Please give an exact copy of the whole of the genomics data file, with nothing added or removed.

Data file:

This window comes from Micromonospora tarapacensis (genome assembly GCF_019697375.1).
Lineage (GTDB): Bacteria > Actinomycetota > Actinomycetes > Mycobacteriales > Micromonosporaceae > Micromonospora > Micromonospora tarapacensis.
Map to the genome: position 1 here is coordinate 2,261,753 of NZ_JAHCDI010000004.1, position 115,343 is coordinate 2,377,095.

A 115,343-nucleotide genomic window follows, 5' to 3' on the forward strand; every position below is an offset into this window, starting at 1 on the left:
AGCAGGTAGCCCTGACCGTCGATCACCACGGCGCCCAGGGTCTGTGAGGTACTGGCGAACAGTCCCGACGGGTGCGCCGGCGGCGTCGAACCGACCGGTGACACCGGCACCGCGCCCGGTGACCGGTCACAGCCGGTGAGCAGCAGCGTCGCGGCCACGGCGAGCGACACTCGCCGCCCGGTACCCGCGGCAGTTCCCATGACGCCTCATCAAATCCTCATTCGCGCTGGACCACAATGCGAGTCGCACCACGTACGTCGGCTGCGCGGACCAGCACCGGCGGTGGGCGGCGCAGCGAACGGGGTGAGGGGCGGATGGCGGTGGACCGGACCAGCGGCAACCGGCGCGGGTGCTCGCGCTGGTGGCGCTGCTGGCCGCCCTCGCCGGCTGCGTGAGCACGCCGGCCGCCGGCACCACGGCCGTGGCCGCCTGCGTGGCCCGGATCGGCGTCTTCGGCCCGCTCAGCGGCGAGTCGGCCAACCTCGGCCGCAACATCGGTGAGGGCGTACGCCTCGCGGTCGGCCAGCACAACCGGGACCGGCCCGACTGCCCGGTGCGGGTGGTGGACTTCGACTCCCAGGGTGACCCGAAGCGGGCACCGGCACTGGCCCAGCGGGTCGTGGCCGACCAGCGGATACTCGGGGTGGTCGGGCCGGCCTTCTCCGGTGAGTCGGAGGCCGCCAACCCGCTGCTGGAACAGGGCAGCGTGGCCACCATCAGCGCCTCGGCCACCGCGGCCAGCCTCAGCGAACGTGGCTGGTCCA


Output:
This window comes from Micromonospora tarapacensis (genome assembly GCF_019697375.1).
Lineage (GTDB): Bacteria > Actinomycetota > Actinomycetes > Mycobacteriales > Micromonosporaceae > Micromonospora > Micromonospora tarapacensis.
Map to the genome: position 1 here is coordinate 2,261,753 of NZ_JAHCDI010000004.1, position 115,343 is coordinate 2,377,095.

A 115,343-nucleotide genomic window follows, 5' to 3' on the forward strand; every position below is an offset into this window, starting at 1 on the left:
AGCAGGTAGCCCTGACCGTCGATCACCACGGCGCCCAGGGTCTGTGAGGTACTGGCGAACAGTCCCGACGGGTGCGCCGGCGGCGTCGAACCGACCGGTGACACCGGCACCGCGCCCGGTGACCGGTCACAGCCGGTGAGCAGCAGCGTCGCGGCCACGGCGAGCGACACTCGCCGCCCGGTACCCGCGGCAGTTCCCATGACGCCTCATCAAATCCTCATTCGCGCTGGACCACAATGCGAGTCGCACCACGTACGTCGGCTGCGCGGACCAGCACCGGCGGTGGGCGGCGCAGCGAACGGGGTGAGGGGCGGATGGCGGTGGACCGGACCAGCGGCAACCGGCGCGGGTGCTCGCGCTGGTGGCGCTGCTGGCCGCCCTCGCCGGCTGCGTGAGCACGCCGGCCGCCGGCACCACGGCCGTGGCCGCCTGCGTGGCCCGGATCGGCGTCTTCGGCCCGCTCAGCGGCGAGTCGGCCAACCTCGGCCGCAACATCGGTGAGGGCGTACGCCTCGCGGTCGGCCAGCACAACCGGGACCGGCCCGACTGCCCGGTGCGGGTGGTGGACTTCGACTCCCAGGGTGACCCGAAGCGGGCACCGGCACTGGCCCAGCGGGTCGTGGCCGACCAGCGGATACTCGGGGTGGTCGGGCCGGCCTTCTCCGGTGAGTCGGAGGCCGCCAACCCGCTGCTGGAACAGGGCAGCGTGGCCACCATCAGCGCCTCGGCCACCGCGGCCAGCCTCAGCGAACGTGGCTGGTCCA